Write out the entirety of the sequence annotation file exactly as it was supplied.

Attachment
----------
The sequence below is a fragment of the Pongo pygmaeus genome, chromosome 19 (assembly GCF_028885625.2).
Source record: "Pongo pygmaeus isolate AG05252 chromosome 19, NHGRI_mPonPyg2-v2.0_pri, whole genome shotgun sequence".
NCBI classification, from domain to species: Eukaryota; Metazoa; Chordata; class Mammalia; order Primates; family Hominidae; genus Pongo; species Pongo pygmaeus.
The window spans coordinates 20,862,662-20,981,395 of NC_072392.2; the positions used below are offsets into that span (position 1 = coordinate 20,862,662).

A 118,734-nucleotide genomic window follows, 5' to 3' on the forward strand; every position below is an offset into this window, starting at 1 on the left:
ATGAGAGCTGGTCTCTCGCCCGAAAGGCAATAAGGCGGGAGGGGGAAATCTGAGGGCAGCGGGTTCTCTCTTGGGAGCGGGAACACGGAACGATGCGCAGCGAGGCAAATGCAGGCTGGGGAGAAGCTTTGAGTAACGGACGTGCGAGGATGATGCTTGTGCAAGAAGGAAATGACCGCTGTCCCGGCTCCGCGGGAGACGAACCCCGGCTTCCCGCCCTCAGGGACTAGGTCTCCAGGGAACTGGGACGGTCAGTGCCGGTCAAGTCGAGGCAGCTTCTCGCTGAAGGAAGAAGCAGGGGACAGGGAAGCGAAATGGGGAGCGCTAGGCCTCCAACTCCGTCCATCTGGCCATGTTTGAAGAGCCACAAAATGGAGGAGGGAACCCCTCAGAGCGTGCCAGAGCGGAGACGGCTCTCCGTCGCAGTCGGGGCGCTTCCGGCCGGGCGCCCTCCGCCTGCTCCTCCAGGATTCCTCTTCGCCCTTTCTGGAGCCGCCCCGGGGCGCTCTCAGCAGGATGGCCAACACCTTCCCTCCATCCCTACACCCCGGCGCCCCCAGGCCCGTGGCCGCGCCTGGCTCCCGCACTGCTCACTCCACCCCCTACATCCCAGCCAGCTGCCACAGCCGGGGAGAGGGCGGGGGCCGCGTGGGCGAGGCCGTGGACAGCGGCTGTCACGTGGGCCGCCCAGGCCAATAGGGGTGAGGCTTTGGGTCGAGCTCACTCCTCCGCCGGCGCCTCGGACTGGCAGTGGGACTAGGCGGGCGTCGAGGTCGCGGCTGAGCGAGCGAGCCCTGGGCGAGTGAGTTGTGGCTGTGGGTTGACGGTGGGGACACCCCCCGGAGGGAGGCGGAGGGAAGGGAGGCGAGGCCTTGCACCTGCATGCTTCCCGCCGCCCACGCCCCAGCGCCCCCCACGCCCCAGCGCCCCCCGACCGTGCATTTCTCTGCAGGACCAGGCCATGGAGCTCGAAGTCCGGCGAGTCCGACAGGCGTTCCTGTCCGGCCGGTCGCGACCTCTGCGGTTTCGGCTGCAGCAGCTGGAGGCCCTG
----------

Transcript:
The sequence below is a fragment of the Pongo pygmaeus genome, chromosome 19 (assembly GCF_028885625.2).
Source record: "Pongo pygmaeus isolate AG05252 chromosome 19, NHGRI_mPonPyg2-v2.0_pri, whole genome shotgun sequence".
NCBI classification, from domain to species: Eukaryota; Metazoa; Chordata; class Mammalia; order Primates; family Hominidae; genus Pongo; species Pongo pygmaeus.
The window spans coordinates 20,862,662-20,981,395 of NC_072392.2; the positions used below are offsets into that span (position 1 = coordinate 20,862,662).

A 118,734-nucleotide genomic window follows, 5' to 3' on the forward strand; every position below is an offset into this window, starting at 1 on the left:
ATGAGAGCTGGTCTCTCGCCCGAAAGGCAATAAGGCGGGAGGGGGAAATCTGAGGGCAGCGGGTTCTCTCTTGGGAGCGGGAACACGGAACGATGCGCAGCGAGGCAAATGCAGGCTGGGGAGAAGCTTTGAGTAACGGACGTGCGAGGATGATGCTTGTGCAAGAAGGAAATGACCGCTGTCCCGGCTCCGCGGGAGACGAACCCCGGCTTCCCGCCCTCAGGGACTAGGTCTCCAGGGAACTGGGACGGTCAGTGCCGGTCAAGTCGAGGCAGCTTCTCGCTGAAGGAAGAAGCAGGGGACAGGGAAGCGAAATGGGGAGCGCTAGGCCTCCAACTCCGTCCATCTGGCCATGTTTGAAGAGCCACAAAATGGAGGAGGGAACCCCTCAGAGCGTGCCAGAGCGGAGACGGCTCTCCGTCGCAGTCGGGGCGCTTCCGGCCGGGCGCCCTCCGCCTGCTCCTCCAGGATTCCTCTTCGCCCTTTCTGGAGCCGCCCCGGGGCGCTCTCAGCAGGATGGCCAACACCTTCCCTCCATCCCTACACCCCGGCGCCCCCAGGCCCGTGGCCGCGCCTGGCTCCCGCACTGCTCACTCCACCCCCTACATCCCAGCCAGCTGCCACAGCCGGGGAGAGGGCGGGGGCCGCGTGGGCGAGGCCGTGGACAGCGGCTGTCACGTGGGCCGCCCAGGCCAATAGGGGTGAGGCTTTGGGTCGAGCTCACTCCTCCGCCGGCGCCTCGGACTGGCAGTGGGACTAGGCGGGCGTCGAGGTCGCGGCTGAGCGAGCGAGCCCTGGGCGAGTGAGTTGTGGCTGTGGGTTGACGGTGGGGACACCCCCCGGAGGGAGGCGGAGGGAAGGGAGGCGAGGCCTTGCACCTGCATGCTTCCCGCCGCCCACGCCCCAGCGCCCCCCACGCCCCAGCGCCCCCCGACCGTGCATTTCTCTGCAGGACCAGGCCATGGAGCTCGAAGTCCGGCGAGTCCGACAGGCGTTCCTGTCCGGCCGGTCGCGACCTCTGCGGTTTCGGCTGCAGCAGCTGGAGGCCCTG